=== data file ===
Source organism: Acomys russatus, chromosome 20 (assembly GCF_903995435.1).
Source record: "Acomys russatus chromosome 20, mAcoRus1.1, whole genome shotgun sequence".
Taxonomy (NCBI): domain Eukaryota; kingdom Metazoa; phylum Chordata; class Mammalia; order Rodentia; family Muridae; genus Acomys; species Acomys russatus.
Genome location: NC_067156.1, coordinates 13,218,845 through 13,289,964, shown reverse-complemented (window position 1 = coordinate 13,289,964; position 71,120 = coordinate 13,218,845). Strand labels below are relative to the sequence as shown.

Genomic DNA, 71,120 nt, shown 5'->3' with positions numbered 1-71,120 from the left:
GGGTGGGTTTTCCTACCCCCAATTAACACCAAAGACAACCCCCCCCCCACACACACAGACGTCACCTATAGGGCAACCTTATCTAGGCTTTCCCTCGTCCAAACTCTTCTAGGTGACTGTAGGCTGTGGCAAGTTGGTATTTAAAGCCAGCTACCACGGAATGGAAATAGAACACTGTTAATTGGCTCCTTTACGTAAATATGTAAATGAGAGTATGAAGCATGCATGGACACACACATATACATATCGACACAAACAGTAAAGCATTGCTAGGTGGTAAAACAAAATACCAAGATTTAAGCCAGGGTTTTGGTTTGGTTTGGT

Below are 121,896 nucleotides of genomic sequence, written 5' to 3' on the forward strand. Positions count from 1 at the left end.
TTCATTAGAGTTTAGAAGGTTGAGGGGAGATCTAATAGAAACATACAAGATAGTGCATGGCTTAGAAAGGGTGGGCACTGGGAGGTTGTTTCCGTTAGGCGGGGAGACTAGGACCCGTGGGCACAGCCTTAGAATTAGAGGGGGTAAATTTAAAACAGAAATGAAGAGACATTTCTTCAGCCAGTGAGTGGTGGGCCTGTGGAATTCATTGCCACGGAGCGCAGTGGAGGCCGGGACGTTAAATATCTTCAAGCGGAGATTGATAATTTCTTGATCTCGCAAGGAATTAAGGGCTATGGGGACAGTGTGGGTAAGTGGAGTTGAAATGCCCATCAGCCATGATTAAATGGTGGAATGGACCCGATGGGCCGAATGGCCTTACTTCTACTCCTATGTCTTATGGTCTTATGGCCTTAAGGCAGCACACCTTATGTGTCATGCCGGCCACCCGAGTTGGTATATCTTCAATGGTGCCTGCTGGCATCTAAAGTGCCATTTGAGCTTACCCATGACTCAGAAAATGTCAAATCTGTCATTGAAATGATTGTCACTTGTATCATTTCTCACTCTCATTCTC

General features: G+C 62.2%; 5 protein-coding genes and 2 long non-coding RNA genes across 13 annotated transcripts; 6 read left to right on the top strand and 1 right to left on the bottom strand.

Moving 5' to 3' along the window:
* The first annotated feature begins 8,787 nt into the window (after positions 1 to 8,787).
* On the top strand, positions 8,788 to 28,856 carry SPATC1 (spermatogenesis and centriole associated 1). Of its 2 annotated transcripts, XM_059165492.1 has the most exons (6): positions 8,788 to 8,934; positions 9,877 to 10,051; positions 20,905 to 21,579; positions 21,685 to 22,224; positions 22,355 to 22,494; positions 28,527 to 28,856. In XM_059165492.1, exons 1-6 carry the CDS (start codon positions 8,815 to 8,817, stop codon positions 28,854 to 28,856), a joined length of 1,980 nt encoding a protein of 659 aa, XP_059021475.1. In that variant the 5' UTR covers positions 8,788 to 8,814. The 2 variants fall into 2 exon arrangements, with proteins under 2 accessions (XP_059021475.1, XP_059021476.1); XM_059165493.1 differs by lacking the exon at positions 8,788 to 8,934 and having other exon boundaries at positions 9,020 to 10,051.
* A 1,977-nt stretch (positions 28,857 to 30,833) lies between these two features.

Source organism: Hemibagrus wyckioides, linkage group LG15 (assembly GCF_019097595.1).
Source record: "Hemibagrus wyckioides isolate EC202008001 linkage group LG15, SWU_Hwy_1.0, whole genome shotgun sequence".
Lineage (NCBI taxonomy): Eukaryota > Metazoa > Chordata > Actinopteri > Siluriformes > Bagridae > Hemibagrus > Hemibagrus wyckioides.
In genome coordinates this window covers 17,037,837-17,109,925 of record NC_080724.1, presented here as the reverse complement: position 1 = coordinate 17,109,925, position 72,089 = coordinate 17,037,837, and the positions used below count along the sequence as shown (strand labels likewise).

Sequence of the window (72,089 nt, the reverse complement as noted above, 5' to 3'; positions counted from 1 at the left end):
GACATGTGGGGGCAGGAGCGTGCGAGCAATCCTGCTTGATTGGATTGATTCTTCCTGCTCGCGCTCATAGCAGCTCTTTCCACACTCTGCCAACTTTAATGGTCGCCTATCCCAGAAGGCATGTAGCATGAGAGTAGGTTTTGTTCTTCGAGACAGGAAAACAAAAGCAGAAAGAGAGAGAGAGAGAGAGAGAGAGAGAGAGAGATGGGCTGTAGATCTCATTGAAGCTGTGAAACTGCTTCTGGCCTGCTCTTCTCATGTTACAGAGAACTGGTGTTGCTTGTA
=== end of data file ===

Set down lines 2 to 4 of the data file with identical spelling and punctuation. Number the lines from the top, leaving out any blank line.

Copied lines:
Source record: "Acomys russatus chromosome 20, mAcoRus1.1, whole genome shotgun sequence".
Taxonomy (NCBI): domain Eukaryota; kingdom Metazoa; phylum Chordata; class Mammalia; order Rodentia; family Muridae; genus Acomys; species Acomys russatus.
Genome location: NC_067156.1, coordinates 13,218,845 through 13,289,964, shown reverse-complemented (window position 1 = coordinate 13,289,964; position 71,120 = coordinate 13,218,845). Strand labels below are relative to the sequence as shown.